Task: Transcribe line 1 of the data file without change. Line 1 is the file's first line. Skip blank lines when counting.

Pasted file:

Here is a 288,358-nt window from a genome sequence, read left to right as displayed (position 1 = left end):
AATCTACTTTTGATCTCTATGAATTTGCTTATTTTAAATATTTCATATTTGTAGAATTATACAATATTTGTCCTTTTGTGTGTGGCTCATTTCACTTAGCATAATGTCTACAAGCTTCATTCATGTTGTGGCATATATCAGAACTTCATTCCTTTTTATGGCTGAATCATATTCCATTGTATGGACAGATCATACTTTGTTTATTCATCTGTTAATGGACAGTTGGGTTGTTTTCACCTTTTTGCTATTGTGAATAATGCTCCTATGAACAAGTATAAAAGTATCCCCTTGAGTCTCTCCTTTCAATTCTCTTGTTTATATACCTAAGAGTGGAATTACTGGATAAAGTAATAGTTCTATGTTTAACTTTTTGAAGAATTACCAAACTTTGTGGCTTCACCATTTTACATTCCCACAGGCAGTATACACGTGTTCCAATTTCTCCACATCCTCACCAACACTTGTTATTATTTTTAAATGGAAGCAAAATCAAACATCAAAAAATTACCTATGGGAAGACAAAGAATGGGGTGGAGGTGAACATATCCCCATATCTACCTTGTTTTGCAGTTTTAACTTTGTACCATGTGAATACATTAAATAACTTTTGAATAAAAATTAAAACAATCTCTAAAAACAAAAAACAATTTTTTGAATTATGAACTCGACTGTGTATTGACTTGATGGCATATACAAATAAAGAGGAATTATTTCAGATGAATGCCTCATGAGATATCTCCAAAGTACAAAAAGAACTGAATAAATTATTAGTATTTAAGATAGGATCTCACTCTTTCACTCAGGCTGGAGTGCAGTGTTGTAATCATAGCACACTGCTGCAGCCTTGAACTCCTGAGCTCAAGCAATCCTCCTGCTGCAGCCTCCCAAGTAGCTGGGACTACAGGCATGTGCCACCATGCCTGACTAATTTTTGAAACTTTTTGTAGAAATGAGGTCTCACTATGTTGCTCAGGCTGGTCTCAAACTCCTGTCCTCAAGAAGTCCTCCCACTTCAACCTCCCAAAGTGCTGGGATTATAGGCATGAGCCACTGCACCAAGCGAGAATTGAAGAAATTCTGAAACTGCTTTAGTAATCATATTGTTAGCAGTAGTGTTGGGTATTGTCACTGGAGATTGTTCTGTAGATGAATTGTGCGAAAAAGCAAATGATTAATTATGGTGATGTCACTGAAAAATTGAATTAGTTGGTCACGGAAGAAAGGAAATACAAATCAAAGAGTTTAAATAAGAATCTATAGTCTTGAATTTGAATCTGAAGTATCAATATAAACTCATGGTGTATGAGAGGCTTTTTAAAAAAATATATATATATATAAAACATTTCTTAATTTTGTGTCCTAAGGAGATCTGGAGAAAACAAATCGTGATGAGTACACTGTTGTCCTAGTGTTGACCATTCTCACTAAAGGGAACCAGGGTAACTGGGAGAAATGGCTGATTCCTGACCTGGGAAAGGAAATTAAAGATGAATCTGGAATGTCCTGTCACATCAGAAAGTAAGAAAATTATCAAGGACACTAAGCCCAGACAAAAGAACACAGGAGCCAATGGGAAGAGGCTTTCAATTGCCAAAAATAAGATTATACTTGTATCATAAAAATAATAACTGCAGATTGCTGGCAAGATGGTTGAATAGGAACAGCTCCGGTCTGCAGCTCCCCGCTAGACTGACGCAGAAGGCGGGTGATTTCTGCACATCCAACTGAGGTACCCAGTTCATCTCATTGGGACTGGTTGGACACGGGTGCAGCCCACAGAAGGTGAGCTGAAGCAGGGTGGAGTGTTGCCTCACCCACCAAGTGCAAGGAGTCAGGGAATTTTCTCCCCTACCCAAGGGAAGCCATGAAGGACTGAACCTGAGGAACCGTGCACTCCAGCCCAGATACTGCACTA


Here is a 288,358-nt window from a genome sequence, read left to right as displayed (position 1 = left end):